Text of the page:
Quett Ketumile Joni Masire was born in Kanye in 1925 and later became one of the founding fathers of independent Botswana. Long admired for his innovative farming methods, Sir Ketumile formed the Botswana Democratic Party in 1962 and was one of the key architects of Botswana's political and economic development. He then served as Vice President of Botswana from 1966-1980 and then became President in 1980 upon the death of Sir Seretse Khama. He lead his party to three successive election victories in 1984, 1989 and 1994, retiring in 1988. The years under Masire realized stellar income per capita growth rates, extensive decline in corruption, and important changes in the election processes. Since retiring from the Presidency, Masire was knighted in 1991 and has continued to be an influential presence in African affairs.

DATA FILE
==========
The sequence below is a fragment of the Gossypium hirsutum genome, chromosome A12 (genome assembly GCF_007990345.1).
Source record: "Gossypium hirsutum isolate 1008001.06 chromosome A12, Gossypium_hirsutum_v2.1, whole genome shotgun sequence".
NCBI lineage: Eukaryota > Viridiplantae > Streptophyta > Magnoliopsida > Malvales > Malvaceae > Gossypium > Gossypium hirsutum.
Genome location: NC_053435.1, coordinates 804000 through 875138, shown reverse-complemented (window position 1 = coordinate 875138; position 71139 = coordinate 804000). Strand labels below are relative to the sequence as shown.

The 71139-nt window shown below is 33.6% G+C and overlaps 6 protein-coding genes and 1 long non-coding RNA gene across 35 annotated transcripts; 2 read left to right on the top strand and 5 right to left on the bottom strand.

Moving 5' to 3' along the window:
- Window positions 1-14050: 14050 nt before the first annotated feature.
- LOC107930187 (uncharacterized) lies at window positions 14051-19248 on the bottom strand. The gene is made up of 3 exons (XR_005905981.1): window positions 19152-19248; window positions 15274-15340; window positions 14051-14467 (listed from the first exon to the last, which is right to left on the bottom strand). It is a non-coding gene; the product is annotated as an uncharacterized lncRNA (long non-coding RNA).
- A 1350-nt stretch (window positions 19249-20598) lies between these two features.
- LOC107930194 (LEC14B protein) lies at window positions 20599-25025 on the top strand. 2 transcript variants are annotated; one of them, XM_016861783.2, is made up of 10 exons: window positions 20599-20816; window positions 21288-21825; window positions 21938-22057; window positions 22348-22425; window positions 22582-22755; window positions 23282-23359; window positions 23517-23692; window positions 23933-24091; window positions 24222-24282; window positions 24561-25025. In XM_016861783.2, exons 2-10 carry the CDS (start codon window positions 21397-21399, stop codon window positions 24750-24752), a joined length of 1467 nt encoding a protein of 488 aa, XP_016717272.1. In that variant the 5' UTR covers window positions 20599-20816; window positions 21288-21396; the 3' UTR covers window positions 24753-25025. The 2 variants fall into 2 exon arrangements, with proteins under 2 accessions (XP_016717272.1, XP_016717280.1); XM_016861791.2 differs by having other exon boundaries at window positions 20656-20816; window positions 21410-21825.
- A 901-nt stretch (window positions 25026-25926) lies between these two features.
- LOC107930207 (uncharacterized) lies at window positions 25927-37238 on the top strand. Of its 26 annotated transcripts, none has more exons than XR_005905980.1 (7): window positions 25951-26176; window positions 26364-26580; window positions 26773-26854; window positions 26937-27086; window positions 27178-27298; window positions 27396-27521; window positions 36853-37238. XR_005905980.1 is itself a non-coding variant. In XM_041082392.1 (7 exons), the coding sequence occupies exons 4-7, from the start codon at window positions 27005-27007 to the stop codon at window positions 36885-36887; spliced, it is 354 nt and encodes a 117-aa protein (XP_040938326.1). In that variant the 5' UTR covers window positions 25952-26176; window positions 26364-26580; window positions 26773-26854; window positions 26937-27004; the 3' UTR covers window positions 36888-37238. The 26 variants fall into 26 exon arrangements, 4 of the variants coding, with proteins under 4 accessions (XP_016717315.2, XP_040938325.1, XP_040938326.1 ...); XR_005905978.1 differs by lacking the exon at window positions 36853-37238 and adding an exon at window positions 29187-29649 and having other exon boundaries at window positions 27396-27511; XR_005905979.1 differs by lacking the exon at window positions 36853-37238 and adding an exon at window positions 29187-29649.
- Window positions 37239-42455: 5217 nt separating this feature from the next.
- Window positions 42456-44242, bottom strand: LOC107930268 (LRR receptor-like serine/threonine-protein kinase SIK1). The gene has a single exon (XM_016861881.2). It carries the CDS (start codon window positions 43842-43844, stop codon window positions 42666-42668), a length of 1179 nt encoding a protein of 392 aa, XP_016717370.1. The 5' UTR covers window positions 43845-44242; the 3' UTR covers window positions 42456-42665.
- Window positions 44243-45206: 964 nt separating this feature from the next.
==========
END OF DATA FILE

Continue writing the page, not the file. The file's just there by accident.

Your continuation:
The memoir of Sir Ketumile Masire may be the best handbook available on how one builds a democratic nation and an economy that benefits vast majority of its citizens. In 1966, Botswana's economic and geopolitical situation in southern Africa was desperate. When its leaders asked for independence from Great Britain, they were told they were "either brave or very foolish" to do so. Forty years later, Botswana has achieved what most thought was impossible: a vibrant multi-party and non-racial democracy, with one of the world's fastest rates of economic growth and very low levels of corruption. Sir Ketumile was at the centre of this success, starting in 1961 with his election to the first Legislative Council. In 1962, he joined the late Sir Seretse Khama, Botswana's first President, in founding the Botswana Democratic Party and leading it to victory in four national elections. As Minister of Finance and Development Planning, he was the chief architect and the general manager of Botswana's economic success.;Succeeding Sir Seretse as President in 1980, he led the Party to three more election victories before his retirement in 1998, when he handed over to his constitutional successor, Festus Mogae. A self-described "reluctant politician", his first love has always been farming. He brought the common sense and experience of farming in a drought-prone country to bear on economic and social policy choices and in building the political system. He gives a frank account of how and why he and his colleagues made their choices, a candid admission of several failures, and comments on a number of leading political personalities.
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